Government ran $53B surplus in December

The Treasury Department reported Monday that the government ran a surprising $53 billion surplus in December, about $9 billion higher than the Congressional Budget Office had predicted just last week. 
The difference was due both to higher receipts and lower spending. The government took in $283 billion in December and spent $230 billion. 
One of the biggest reasons for the surplus was the fact that the government-backed mortgage giants Fannie Mae and Freddie Mac paid $34 billion more into the Treasury in December than they had in 2012. Defense spending is also falling significantly.
The budget surplus is the largest ever recorded for the month of December.
For the first three months of fiscal 2014, which began Oct. 1, the government ran a $174 billion deficit, Treasury said. The CBO had predicted an $182 billion deficit for the first three months. 
The quarterly deficit compares favorably to the first three months of fiscal 2013, when the government ran a $293 billion deficit. For the year, the government deficit came in at $680 billion, the first time under the Obama presidency it has been less than $1 trillion.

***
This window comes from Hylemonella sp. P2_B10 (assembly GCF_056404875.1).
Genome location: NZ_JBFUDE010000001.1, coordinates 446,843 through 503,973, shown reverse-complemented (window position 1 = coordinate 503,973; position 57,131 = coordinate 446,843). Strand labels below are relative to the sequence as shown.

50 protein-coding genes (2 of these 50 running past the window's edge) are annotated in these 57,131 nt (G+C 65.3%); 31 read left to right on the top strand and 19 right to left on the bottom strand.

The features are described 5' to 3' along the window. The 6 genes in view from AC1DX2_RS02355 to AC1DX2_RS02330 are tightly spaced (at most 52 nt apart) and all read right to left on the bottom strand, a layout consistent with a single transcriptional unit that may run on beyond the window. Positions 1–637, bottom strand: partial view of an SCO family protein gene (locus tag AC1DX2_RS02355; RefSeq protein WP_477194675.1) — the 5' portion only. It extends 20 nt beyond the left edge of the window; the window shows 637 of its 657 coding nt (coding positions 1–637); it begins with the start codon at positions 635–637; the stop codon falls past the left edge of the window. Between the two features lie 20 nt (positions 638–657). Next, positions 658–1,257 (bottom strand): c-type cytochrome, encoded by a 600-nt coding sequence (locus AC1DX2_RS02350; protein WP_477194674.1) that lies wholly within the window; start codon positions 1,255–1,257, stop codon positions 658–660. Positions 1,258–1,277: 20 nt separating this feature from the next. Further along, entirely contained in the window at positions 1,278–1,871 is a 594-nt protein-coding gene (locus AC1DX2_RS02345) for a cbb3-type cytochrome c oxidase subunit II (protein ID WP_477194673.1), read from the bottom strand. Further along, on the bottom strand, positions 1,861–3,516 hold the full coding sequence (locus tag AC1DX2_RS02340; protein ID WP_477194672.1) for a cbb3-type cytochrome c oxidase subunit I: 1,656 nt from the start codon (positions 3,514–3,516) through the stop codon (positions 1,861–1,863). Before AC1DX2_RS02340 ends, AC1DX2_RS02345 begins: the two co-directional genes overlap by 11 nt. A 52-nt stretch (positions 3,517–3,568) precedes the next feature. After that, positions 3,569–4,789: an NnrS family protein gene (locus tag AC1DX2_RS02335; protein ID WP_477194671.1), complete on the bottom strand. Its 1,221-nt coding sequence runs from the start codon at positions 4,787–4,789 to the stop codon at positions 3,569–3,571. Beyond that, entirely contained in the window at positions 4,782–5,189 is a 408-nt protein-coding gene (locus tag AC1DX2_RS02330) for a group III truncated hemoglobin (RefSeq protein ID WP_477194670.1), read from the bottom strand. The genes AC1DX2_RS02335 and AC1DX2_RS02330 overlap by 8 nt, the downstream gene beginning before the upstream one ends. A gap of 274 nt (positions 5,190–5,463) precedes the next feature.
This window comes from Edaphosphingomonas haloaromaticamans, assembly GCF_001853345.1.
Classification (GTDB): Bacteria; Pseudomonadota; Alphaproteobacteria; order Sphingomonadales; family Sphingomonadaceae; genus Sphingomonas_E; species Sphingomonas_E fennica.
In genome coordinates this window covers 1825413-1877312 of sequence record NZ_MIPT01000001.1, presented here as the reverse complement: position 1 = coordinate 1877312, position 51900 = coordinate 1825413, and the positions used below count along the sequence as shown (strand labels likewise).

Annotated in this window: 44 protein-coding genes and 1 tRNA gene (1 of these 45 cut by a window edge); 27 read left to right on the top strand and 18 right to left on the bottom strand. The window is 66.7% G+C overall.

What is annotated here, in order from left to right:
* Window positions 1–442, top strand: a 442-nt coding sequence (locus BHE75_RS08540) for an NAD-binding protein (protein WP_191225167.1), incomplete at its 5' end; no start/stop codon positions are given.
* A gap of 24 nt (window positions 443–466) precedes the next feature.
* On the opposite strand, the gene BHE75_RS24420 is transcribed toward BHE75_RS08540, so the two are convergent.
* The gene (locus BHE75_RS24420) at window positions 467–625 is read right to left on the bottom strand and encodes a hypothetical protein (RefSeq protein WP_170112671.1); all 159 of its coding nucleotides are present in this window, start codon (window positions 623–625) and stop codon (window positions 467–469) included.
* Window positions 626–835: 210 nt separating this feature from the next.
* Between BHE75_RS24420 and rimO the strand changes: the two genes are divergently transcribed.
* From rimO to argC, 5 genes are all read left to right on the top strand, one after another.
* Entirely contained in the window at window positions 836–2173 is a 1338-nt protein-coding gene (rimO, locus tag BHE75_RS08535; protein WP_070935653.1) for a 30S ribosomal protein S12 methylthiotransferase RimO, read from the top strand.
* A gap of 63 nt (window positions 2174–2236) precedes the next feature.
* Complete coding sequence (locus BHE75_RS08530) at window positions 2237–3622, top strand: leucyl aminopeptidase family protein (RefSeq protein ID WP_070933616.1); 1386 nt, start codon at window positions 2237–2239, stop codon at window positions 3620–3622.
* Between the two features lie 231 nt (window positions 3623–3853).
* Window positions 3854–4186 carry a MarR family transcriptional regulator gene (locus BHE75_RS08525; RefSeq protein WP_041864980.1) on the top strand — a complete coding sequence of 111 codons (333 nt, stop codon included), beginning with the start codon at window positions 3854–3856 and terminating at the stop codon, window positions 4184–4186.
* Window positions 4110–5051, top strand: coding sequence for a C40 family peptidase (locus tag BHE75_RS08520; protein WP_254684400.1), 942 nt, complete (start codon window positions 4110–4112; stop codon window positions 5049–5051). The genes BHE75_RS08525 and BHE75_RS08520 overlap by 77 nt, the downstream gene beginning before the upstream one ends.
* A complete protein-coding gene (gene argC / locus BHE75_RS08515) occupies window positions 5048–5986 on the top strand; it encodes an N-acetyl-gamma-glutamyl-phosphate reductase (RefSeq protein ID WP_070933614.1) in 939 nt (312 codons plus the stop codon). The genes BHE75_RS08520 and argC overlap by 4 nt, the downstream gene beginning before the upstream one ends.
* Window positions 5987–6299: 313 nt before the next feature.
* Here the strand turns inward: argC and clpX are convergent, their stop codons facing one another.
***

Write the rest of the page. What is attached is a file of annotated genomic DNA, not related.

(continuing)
The higher-than-expected surplus is not expected to affect the need to raise the debt limit in February or March.
Under the deal that ended the October government shutdown, Treasury can issue debt to cover expenditures through Feb. 7.  Treasury Secretary Jack LewJacob (Jack) Joseph LewOvernight Finance: US reaches deal with ZTE | Lawmakers look to block it | Trump blasts Macron, Trudeau ahead of G-7 | Mexico files WTO complaint Obama-era Treasury secretary: Tax law will make bipartisan deficit-reduction talks harder GOP Senate report says Obama officials gave Iran access to US financial system MORE has said that his department can use extraordinary measures for about a month after that to prevent a debt ceiling default.
House Republicans are expected to formulate their approach to the next debt-ceiling increase during their Jan. 29 retreat in Maryland. While some members want to use the vote to extract fresh budget cuts or other concessions from President Obama, established party hands have warned against risking a strong chance to retake the Senate by being too aggressive.
— This story was updated at 2:43 p.m.